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Federal High Court nullifies Lagos sanitation restriction

A Federal High Court in Ikoyi, Lagos State has declared as “unlawful” the restriction imposed on the citizens of the state the monthly Lagos environmental sanitation exercise.

The court, presided over by Justice Mohammed Idris, held that there is no law in force in Lagos State by which any citizen could be kept indoors, compulsorily. It also added that there is no regulation in force currently in Lagos State which authorises the restriction of movement of citizens on the last Saturdays of the month for the purpose of observing environmental sanitation.

The policy of the state government restricts citizens to their homes for three hours between 7 a.m and 10 a.m every last Saturday of the month.

The court found that the Constitution of the Federal Republic of Nigeria grants freedom of movement to every citizen, and such freedom cannot be taken away by executive proclamation, in the absence of any law to that effect.

He therefore voided the power of the Lagos State Government and its agent to arrest any citizen found moving between 7am and 10am on the last Saturday of every month when the environmental sanitation exercise is observed.

Justice Idris took arguments in respect of the suit filed by human rights activist, Ebun-Olu Adegboruwa, against the Inspector-General of Police and the Lagos State Government, to challenge the restriction of human movements on the last Saturday of every month, for the purpose of observing environmental sanitation.

Adegboruwa led Mr Gbenga Awoseye to argue the case himself.

In the suit, Adegboruwa contended that there is no law in force in Lagos State restricting movement of persons, for the purpose of observing environmental sanitation.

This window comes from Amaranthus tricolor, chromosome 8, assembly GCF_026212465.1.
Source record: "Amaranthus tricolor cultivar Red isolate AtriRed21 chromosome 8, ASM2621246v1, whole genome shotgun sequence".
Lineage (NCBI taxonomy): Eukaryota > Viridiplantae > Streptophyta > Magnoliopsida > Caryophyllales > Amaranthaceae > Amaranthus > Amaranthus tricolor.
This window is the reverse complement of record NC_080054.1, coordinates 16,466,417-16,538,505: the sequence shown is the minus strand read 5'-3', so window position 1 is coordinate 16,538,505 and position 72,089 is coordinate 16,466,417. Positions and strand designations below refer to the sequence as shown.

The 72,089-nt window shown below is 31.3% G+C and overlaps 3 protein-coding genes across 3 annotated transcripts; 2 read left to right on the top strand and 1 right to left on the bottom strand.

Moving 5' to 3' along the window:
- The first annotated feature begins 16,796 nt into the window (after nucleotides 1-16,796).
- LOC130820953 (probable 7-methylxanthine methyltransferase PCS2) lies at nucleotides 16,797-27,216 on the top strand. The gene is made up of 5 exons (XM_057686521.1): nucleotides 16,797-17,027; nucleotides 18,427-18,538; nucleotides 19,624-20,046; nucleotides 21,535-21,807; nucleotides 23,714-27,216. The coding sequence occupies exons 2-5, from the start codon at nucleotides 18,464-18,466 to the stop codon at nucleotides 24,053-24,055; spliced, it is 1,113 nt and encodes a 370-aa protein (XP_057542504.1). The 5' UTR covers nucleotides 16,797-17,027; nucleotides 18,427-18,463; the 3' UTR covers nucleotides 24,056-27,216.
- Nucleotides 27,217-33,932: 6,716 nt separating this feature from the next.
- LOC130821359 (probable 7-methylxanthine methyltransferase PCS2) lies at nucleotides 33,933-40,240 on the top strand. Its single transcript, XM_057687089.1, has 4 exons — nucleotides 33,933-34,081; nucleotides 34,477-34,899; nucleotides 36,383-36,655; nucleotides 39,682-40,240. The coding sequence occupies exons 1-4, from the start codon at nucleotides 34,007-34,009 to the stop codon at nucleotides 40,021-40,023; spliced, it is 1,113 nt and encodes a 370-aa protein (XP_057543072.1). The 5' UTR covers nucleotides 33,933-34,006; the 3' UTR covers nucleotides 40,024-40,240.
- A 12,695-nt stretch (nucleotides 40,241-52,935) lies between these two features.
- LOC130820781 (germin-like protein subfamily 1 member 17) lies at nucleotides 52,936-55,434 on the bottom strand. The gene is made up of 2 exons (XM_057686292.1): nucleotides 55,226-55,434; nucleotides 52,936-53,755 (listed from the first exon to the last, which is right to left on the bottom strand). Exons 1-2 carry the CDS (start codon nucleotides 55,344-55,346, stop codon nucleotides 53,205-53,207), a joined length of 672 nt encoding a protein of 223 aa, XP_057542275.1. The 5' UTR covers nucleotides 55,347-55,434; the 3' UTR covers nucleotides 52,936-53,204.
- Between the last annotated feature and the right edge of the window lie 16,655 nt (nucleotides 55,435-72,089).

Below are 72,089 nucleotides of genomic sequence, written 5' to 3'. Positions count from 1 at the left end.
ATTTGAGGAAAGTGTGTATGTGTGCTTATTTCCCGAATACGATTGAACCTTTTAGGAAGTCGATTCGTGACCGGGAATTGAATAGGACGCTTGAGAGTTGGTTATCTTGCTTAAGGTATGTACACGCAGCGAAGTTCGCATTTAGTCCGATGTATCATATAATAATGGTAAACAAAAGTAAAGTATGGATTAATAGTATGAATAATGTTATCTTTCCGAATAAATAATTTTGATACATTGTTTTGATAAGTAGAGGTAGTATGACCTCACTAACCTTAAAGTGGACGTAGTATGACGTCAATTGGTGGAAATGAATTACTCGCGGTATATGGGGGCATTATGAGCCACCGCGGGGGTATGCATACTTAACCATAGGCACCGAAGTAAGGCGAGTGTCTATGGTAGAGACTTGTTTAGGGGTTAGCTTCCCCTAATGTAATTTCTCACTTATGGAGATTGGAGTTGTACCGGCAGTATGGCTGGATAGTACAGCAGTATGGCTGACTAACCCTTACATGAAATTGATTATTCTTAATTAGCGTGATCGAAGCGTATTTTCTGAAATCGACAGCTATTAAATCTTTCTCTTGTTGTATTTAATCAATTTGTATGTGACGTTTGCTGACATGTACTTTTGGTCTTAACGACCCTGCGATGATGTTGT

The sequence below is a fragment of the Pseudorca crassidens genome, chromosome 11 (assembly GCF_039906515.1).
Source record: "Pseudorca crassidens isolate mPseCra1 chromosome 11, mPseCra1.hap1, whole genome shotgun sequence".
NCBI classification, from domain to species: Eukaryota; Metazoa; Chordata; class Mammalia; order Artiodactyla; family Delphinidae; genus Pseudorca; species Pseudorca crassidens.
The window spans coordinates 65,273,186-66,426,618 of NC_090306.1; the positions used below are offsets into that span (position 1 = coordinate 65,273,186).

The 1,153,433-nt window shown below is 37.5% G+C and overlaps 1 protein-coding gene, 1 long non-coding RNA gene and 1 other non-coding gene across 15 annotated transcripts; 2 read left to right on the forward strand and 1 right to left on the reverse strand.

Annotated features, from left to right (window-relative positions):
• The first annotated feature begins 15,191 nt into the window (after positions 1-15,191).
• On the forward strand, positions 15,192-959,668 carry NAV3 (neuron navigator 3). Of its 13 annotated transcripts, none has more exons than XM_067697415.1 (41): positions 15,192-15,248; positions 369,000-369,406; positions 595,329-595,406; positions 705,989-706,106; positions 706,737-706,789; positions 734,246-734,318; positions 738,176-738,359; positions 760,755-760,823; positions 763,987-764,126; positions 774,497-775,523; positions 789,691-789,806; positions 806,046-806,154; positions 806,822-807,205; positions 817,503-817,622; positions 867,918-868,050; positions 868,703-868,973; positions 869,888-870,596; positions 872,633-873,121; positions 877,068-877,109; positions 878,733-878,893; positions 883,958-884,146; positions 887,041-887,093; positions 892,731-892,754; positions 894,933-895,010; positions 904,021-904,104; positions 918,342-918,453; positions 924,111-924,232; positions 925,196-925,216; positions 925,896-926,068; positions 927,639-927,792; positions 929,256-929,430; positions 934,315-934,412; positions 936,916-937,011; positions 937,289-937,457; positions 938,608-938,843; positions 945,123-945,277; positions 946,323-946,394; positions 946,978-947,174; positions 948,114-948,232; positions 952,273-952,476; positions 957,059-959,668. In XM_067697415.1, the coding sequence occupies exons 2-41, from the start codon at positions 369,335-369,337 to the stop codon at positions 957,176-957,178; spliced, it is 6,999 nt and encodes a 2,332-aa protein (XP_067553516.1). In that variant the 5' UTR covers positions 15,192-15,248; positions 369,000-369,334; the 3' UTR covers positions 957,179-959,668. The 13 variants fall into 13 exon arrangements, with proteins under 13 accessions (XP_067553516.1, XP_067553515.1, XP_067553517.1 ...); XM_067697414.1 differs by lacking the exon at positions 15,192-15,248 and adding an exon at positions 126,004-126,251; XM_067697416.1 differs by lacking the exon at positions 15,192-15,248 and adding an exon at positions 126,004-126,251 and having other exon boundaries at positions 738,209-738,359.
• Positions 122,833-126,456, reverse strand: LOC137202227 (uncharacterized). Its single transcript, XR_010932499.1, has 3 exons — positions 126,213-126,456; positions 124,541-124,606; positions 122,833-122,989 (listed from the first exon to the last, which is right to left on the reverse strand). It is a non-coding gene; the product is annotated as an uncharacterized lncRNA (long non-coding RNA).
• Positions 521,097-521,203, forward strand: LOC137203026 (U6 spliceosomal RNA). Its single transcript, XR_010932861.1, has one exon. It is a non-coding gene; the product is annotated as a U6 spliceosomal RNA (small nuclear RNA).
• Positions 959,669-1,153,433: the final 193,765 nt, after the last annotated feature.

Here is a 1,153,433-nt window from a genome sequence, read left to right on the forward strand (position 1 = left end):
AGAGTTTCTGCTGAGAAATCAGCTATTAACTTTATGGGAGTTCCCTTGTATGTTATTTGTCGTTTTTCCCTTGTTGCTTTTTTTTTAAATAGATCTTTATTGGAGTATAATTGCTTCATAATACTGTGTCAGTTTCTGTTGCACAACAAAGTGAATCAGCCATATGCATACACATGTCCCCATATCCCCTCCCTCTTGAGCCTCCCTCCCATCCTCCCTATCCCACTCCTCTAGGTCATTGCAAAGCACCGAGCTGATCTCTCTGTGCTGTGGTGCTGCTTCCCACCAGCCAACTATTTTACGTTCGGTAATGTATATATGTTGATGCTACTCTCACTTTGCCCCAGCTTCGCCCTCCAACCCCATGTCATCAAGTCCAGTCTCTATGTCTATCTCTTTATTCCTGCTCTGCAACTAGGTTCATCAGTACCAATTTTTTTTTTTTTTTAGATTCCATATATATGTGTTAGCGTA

He argued that section 39 of the Environmental Sanitation Law 2000, of Lagos State, which the respondents claimed to empower the Commissioner for the Environment, to make regulations, cannot be the basis for restricting human movement on Saturdays, as no regulation in force has indeed been made for that purpose.
He challenged the Lagos State Government to produce such regulation before the court.

He then urged the court to hold that even if there is such regulation in force, it cannot be enforced on roads that are designated as federal highways under the Highways Act, such as the 3rd Mainland Bridge where he was arrested by the police and LASTMA officials.

Lagos State Government was represented in court by Mr Jonathan Ogunsanya, chief state counsel from the Ministry of Justice.

Mr Ogunsaya, in his response, argued that section 41 of the 1999 Constitution permits government to make laws that may derogate from the right to freedom of movement and that the Environmental Sanitation Law of Lagos State, 2000, is an example of such derogation.

He argued further that the practice of keeping people at home for three hours only on the last Saturdays of the month is meant to keep society and environment clean and safe. Therefore, he said that there are classified exceptions to the restriction, including emergencies and ambulance services and those on essential services.

After the judgment, Adegboruewa, said: “I am committed to the struggle to eradicate all forms of arbitrariness and impunity from our society.” NEYE

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